Enniskillen pensioner 'denied hip operation due to age'

Pat Kelso said NHS staff told her family she would have to wait more than twice as long for a hip operation because patients over 70 were deemed "clinically unfit" to be placed on a fast-tracked waiting list

A pensioner has claimed she was denied surgery after being automatically deemed "unfit" because she was over 70.

Pat Kelso from County Fermanagh said she needed a hip operation in 2012 but there was a 68-week waiting list within the Western Health Trust area.

The trust used the independent sector to treat NHS patients within 30 weeks, but Mrs Kelso said she was told over-70s were not allowed on that list.

The trust has denied using age as a discriminatory factor for surgery.

Mrs Kelso, who is now 81, said when her daughter inquired about a place on the trust's shorter waiting list in 2012, she was told patients aged over 70 were automatically deemed clinically unfit and excluded from the 30-week list.

Private operation

"It was just that, if you are old, you are clinically unfit - one box fits all - and it doesn't, we're individuals," the pensioner told the BBC.

The Enniskillen resident said she was in agony and could not wait more than a year for a hip operation, so she used her own savings to pay for a private operation.

However, Mrs Kelso said she felt discriminated against, believing that doctors only took her age and not her personal circumstances or medical fitness into account.

She said she was speaking out in a bid to protect other pensioners who are clinically fit for surgery but who do not have the money to pay for private operations.

Pat Kelso watering plants Pat Kelso paid for a private operation but said she was speaking out for other pensioners who could not afford to pay for surgery

"I really felt that they were not looking at me. They only considered my age, they didn't consider Pat Kelso," she told the BBC's Good Morning Ulster programme.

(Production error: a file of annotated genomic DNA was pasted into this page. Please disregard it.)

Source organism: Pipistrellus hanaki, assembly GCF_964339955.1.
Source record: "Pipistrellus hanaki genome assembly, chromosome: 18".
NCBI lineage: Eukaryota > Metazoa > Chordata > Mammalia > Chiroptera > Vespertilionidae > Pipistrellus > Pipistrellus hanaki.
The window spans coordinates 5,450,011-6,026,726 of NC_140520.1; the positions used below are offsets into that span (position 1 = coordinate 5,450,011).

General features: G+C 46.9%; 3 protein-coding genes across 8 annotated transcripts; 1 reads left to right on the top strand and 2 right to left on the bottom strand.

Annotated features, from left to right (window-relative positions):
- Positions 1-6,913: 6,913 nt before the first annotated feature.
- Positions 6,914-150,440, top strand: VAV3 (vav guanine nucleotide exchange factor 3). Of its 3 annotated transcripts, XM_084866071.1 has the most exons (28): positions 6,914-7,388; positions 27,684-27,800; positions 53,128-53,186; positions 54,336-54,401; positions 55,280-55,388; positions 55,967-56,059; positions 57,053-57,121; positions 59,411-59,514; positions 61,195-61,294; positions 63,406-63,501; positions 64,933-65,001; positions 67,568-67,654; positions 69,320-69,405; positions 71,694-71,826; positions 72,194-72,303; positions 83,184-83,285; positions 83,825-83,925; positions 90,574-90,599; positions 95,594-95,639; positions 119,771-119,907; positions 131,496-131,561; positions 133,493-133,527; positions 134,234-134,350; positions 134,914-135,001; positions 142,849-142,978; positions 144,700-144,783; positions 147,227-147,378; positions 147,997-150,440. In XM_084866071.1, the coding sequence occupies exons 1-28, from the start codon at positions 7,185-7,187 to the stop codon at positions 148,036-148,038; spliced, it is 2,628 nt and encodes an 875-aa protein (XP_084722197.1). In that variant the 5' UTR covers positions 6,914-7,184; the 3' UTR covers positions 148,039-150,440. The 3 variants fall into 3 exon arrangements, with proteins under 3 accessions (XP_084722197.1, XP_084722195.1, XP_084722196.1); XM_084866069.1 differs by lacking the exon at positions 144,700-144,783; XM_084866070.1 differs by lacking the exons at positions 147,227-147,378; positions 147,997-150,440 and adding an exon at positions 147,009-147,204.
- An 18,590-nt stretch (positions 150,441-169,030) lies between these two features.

"I'm lucky, I had sufficient savings, I had a supportive family, but there are other elderly people who are as fit and indeed, in one case, a lady of 89 I know who is fitter than I am, and has had to go through the same procedure," Mrs Kelso said.

"There are some people who may not have that money and I think it is very unfair that they are not given the opportunity to at least see if they are properly clinically fit."

'Second class citizens'

The pensioner's call to end automatic age discrimination in surgery is being supported by Age NI.

The charity's director of policy, Duane Farrell, said Age NI receives regular reports from elderly patients who say their doctors have treated them like "second class citizens".

"Pat's daughter said 'they treated my mother's age, not my mother' and that's what is at the heart of this," Mr Farrell told Good Morning Ulster.

"The really worrying thing is that it is still perfectly legal in Northern Ireland to discriminate in that way.

"We have outlawed discrimination on the grounds of race, on the grounds of gender, on the grounds of sexual orientation - that is quite right - but we have not outlawed discrimination on the grounds of age," he added.

Mr Farrell said the Northern Ireland Executive had failed to fulfil its commitment to ending age discrimination for access to goods and services.

Duane Farrell Duane Farrell from Age NI said legislation was needed to end age discrimination in Northern Ireland

He said some pensioners were being denied more aggressive cancer treatments on grounds of their age, and many with severe depression were not getting help on the NHS.

"Older people tell us on a day and daily basis that when they go to their doctor they are being told 'that's just the symptoms of getting older'.

Mr Farrell said age discrimination legislation had been promised in 2011 in Stormont's Programme for Government but added that three years on, the Northern Ireland Executive had missed "every milestone".

'Good practice'

"That legislation will drive somebody to look at the individual and see if frailty is a consideration, not just look at it on the basis of a number and say 'because you're 80 you are frail, therefore you do not receive this service'.

"At the moment, administrators, doctors can operate in pretty much whatever way they see fit because it's legal to so, Mr Farrell added.

"Actually the key decision is a political decision to say 'this is not acceptable, we're not going to allow this type of discrimination' and provide a framework within which clinicians, within which hospitals administrators, can then make those decisions."

A spokesperson for the Western Health and Social Care Trust said: "All patients requiring surgery are assessed through good practice regionally set guidelines to determine their medical fitness for the surgery required.

"The Western Trust does not use age as a discriminatory factor during the assessment. Due to patient/client confidentiality the trust will not be commenting further."

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